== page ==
If you're in a category where you could spend less and want to join us in this experiment, feel free. If you want to be stricter or less restrictive, feel free as well. If this isn't an option or a desire of yours, you can just follow along and give us tips for budgeting if you have them!

I know from asking on Facebook that our "reduced" food budget of $100 a week for four people is a lot of people's norm; we sort of pulled that number out of a hat since we haven't budgeted or really inspected our spending for years, so part of this month is testing if it's a sustainable one for us or not.

Thoughts so far

The good: I like that we're doing something concrete to help our financial situation. I don't really want to go into the particulars, because it's complicated and kind of stupid, but it relates to the fact that we have to pay taxes on inventory and our inventory was very high last year. Meaning, we earned what should have been plenty, but we don't actually have that money in liquid cash. No one needs to feel sorry for us financially, but I hope no one feels derisive toward us, either. We're simply trying to keep taking responsibility for our finances, and this month (and perhaps future months like it) will help us beef up our savings and curb any mindless spending.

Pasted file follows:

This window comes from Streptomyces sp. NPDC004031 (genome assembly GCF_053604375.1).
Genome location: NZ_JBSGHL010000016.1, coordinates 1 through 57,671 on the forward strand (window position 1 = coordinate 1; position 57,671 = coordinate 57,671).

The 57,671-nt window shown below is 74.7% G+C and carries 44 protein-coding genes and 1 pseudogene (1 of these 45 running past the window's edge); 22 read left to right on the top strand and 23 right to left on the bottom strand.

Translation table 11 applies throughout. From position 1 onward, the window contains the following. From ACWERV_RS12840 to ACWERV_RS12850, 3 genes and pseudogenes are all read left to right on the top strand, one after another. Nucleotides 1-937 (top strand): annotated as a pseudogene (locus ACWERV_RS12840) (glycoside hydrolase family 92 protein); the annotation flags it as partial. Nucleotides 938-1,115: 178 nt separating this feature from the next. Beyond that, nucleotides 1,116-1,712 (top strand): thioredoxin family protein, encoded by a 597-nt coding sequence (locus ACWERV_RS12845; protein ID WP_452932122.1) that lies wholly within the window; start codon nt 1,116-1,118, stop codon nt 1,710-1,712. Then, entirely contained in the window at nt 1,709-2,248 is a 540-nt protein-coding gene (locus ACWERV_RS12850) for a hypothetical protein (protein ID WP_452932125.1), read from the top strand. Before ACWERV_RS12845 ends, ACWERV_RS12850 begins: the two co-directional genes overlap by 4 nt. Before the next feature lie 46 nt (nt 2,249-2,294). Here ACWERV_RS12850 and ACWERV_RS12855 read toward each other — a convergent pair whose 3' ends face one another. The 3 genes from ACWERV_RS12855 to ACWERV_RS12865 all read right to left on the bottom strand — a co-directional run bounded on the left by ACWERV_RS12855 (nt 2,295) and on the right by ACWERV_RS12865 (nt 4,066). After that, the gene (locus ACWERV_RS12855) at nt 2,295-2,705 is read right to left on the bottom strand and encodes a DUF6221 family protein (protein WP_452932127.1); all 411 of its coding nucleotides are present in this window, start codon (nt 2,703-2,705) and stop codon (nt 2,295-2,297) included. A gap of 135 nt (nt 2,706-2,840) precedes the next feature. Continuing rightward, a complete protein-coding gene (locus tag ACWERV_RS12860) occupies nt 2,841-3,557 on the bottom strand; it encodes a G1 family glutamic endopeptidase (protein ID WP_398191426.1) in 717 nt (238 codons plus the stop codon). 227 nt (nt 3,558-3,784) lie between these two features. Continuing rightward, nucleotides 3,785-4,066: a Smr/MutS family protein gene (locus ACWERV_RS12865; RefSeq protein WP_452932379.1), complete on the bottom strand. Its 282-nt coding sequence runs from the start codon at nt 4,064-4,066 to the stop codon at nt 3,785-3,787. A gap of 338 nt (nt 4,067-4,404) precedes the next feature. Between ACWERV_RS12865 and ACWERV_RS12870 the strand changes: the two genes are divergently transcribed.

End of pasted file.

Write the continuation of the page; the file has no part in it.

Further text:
I've never enjoyed shopping and always feel guilty when I spend money, so for me, taking a dedicated break from having to decide what things to buy is kind of like a vacation. It's an excuse not to have to shop!

I like that we're reassessing all the fun things we know to do that cost little or no money. Just a short list off the top of my head: digging on the beach, playing on the playground, board games and card games, family movie night with a DVD from our collection or the library, reading library books, playing with toys and play dough, creating our own desserts and other fun treats, visiting public places where we have memberships or free entry (child-friendly museums and the like; we got a family coupon to one museum through the summer reading program at our library, for instance), visiting different parks and wading pools.

I like that we're using up food that was languishing in our cupboards and freezer. I like that we're less likely to let perishables go bad. I like that my garden harvests are being put to good use! And I love Sam's cooking, so that's a good thing right there.

The bad: It's really hot for Seattle right now, and I keep wanting to go places with A/C. Unfortunately, good places to go with A/C hereabouts include the mall and bigger chain restaurants, both of which are places you would naturally spend money. That's just one example of how it's inconvenient. Even places we have memberships aren't always that air-conditioned; when Seattle-ites use A/C, they tend to use it begrudgingly and sparingly. I was in the children's museum recently and knew they had some A/C on but was sweating like a pig. (I was heard to moan and wipe my brow several times, for I am a weenie in such matters.)